Western will receive an additional $1.16 million in state appropriations if the recommendation by the House Budget Committee remains intact.
The recommendation must be approved by the House, the Senate and the Governor to guarantee the 5.2 percent budget increase for fiscal year 2009.Â
If signed, the increase will be the second of three appropriations increases; the first 5.5 percent increase was part of the budget for fiscal year 2008, which runs from July 1, 2007-June 30, 2008.
Western will receive nearly $23.52 million in state appropriations, slightly less than originally anticipated.
Dr. James Scanlon, Westernâ€™s president, is pleased with the increase compared to other universities.
â€œWeâ€™re getting one percent above what the average increase in funding is for the public four year universities; 4.2 is average, weâ€™re getting 5.2,â€ Scanlon said.
Even with the increase last year, Missouri ranks 47th in the nation in appropriations per capita for higher education, followed by Colorado, Vermont and New Hampshire.
â€œThe state of Missouri cannot build a strong economy or a strong society going forward funding higher education at the level of 47th in the nation,â€ Scanlon said. â€œWhen you are funded at the level of 47th in the nation, itâ€™s hard to be anything else but very lean. So, when the cuts come, youâ€™re not cutting fat, youâ€™re in the bone.â€
Budget cuts are very likely in the future for Western. â€œIt does appear that similar clouds are on the horizon that ultimately dominated the horizon in 2001 and succeeding years,â€ Scanlon said. In those years, there was a 10 percent budget cut, and then a two percent increase and then it did not change for three years.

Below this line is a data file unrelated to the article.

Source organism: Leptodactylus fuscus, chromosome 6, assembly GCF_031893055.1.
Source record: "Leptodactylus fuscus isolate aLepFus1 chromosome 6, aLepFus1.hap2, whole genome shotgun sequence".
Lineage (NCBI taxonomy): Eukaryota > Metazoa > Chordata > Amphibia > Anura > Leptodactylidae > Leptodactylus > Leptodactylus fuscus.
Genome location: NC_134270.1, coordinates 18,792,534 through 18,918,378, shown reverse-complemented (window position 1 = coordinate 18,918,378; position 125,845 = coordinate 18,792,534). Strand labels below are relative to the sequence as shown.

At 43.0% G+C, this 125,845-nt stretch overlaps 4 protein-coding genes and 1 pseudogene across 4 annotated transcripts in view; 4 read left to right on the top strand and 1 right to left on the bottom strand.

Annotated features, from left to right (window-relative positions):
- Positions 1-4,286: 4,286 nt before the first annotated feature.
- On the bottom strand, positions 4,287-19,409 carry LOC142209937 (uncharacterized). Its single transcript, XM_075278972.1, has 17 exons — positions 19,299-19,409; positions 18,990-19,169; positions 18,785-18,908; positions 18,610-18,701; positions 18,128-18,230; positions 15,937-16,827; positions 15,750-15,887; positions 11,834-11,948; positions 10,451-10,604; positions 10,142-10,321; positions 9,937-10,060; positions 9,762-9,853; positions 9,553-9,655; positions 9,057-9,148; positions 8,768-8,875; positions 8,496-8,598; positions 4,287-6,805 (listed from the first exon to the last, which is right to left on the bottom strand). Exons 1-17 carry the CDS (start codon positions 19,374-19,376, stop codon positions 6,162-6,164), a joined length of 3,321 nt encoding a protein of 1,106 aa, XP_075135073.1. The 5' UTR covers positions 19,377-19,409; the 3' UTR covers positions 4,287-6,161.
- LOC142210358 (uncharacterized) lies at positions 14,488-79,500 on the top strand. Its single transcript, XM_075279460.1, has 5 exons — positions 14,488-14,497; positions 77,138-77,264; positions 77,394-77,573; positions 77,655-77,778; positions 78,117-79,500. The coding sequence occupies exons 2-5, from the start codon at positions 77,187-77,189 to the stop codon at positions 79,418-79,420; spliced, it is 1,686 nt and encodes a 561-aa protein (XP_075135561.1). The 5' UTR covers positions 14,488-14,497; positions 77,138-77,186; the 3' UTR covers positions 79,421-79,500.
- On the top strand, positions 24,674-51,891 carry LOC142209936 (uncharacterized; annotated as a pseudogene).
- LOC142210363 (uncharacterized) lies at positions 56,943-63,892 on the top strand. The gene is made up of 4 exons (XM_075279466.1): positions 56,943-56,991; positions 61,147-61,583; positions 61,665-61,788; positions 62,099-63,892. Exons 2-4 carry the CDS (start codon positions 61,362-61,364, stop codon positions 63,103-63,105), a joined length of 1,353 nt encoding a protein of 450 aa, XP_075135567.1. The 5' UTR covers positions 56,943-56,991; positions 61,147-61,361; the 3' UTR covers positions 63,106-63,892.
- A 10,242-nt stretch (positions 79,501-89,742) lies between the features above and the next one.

The following year (FY2008), the increase was 5.2 percent. Richard Gilmore, associate vice president for financial planning and administration at Western, recalls cutting into the bone. â€œWe took a very large hit in fiscal year 2002 whenÂ they withheld money we were suppose to get then the very next year we took a 10 percent cut,â€ Gilmore said. â€œMissouri took one of the biggest hits in the nation.â€
Total appropriations in FY 2002 were $21.9 million, and then with the 10 percent cut appropriations dropped by more than $2 million. With the proposed 5.2 percent increase for next year, Western would barely move beyond where it was in FY 2002.
Western survived the cuts by using reserve funds, wisely. â€œDr. Janet Murphy left us with good reserves that helped us enormously manage the cuts we received,â€ Scanlon said.
The reserve fund will be necessary should the budget fall under the axe again. â€œWe maintain a strong reserve so that, it is not an if, it is a when, when the next downturn comes, the university is in a position, weâ€™ll be able to manage the financial situation,â€ Scanlon said.
In anticipation of potential cuts, Western has built its reserves up to approximately $7.8 million. Provost Joseph Bragin feels reserves are necessary to prepare for another set back. â€œWe are going to have to plan for a bad situation,â€ Bragin said.
If state appropriations were cut 10 percent as they were in 2002, the loss to Western would equal $2.35 million, a lot of bone. To alleviate the cut, Western could increase tuition. However, because of Senate Bill 389, tuition could not be increased by more than the current Consumer Price Index (CPI), which most of us know as inflation. The current CPI is 4.1 percent; each one percent increase in tuition equals about $120,000. That adds up to about $500,000 to make up for the $2.35 million cut.
State appropriations and tuition comprise 97 percent of Westernâ€™s total operating budget of roughly $46 million.